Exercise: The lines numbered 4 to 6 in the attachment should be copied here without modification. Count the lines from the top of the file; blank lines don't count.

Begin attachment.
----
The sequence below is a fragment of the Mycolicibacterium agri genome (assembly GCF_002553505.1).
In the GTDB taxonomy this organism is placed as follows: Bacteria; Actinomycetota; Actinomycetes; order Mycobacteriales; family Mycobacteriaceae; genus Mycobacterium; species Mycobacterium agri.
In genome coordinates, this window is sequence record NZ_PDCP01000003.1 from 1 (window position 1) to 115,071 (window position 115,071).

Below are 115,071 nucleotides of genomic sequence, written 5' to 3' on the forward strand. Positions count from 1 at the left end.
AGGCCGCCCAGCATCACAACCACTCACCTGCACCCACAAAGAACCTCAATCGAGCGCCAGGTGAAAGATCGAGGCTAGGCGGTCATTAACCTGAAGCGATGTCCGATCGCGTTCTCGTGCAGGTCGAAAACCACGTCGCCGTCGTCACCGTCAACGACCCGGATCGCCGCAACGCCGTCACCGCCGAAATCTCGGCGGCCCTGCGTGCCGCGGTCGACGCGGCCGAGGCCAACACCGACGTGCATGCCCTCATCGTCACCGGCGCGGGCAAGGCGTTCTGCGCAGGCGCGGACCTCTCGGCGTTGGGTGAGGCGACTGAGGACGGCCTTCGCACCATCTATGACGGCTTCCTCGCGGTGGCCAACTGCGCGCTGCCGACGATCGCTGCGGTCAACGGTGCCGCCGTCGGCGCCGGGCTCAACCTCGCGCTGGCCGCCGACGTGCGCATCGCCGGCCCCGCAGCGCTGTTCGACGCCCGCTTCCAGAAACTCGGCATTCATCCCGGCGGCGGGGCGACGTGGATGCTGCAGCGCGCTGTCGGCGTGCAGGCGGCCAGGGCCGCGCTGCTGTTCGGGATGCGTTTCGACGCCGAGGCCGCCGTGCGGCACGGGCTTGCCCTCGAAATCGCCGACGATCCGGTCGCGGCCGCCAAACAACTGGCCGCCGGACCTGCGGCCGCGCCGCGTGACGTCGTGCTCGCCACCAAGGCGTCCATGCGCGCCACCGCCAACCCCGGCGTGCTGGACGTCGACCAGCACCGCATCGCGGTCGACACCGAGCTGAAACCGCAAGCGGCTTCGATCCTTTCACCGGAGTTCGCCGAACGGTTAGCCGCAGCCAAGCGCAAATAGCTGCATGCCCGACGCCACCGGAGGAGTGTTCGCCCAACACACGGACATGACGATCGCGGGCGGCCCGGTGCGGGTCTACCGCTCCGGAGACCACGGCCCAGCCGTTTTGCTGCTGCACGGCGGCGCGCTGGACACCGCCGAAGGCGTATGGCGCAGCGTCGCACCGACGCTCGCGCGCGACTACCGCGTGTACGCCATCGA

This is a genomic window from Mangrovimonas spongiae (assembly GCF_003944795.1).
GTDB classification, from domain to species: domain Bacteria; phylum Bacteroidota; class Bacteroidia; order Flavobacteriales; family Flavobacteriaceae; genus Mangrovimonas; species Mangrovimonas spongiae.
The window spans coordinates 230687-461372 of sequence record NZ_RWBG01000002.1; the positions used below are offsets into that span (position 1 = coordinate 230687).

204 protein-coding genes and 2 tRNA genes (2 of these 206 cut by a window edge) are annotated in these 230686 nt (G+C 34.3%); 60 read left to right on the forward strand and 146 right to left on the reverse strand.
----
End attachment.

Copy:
Below are 115,071 nucleotides of genomic sequence, written 5' to 3' on the forward strand. Positions count from 1 at the left end.
AGGCCGCCCAGCATCACAACCACTCACCTGCACCCACAAAGAACCTCAATCGAGCGCCAGGTGAAAGATCGAGGCTAGGCGGTCATTAACCTGAAGCGATGTCCGATCGCGTTCTCGTGCAGGTCGAAAACCACGTCGCCGTCGTCACCGTCAACGACCCGGATCGCCGCAACGCCGTCACCGCCGAAATCTCGGCGGCCCTGCGTGCCGCGGTCGACGCGGCCGAGGCCAACACCGACGTGCATGCCCTCATCGTCACCGGCGCGGGCAAGGCGTTCTGCGCAGGCGCGGACCTCTCGGCGTTGGGTGAGGCGACTGAGGACGGCCTTCGCACCATCTATGACGGCTTCCTCGCGGTGGCCAACTGCGCGCTGCCGACGATCGCTGCGGTCAACGGTGCCGCCGTCGGCGCCGGGCTCAACCTCGCGCTGGCCGCCGACGTGCGCATCGCCGGCCCCGCAGCGCTGTTCGACGCCCGCTTCCAGAAACTCGGCATTCATCCCGGCGGCGGGGCGACGTGGATGCTGCAGCGCGCTGTCGGCGTGCAGGCGGCCAGGGCCGCGCTGCTGTTCGGGATGCGTTTCGACGCCGAGGCCGCCGTGCGGCACGGGCTTGCCCTCGAAATCGCCGACGATCCGGTCGCGGCCGCCAAACAACTGGCCGCCGGACCTGCGGCCGCGCCGCGTGACGTCGTGCTCGCCACCAAGGCGTCCATGCGCGCCACCGCCAACCCCGGCGTGCTGGACGTCGACCAGCACCGCATCGCGGTCGACACCGAGCTGAAACCGCAAGCGGCTTCGATCCTTTCACCGGAGTTCGCCGAACGGTTAGCCGCAGCCAAGCGCAAATAGCTGCATGCCCGACGCCACCGGAGGAGTGTTCGCCCAACACACGGACATGACGATCGCGGGCGGCCCGGTGCGGGTCTACCGCTCCGGAGACCACGGCCCAGCCGTTTTGCTGCTGCACGGCGGCGCGCTGGACACCGCCGAAGGCGTATGGCGCAGCGTCGCACCGACGCTCGCGCGCGACTACCGCGTGTACGCCATCGA

This is a genomic window from Mangrovimonas spongiae (assembly GCF_003944795.1).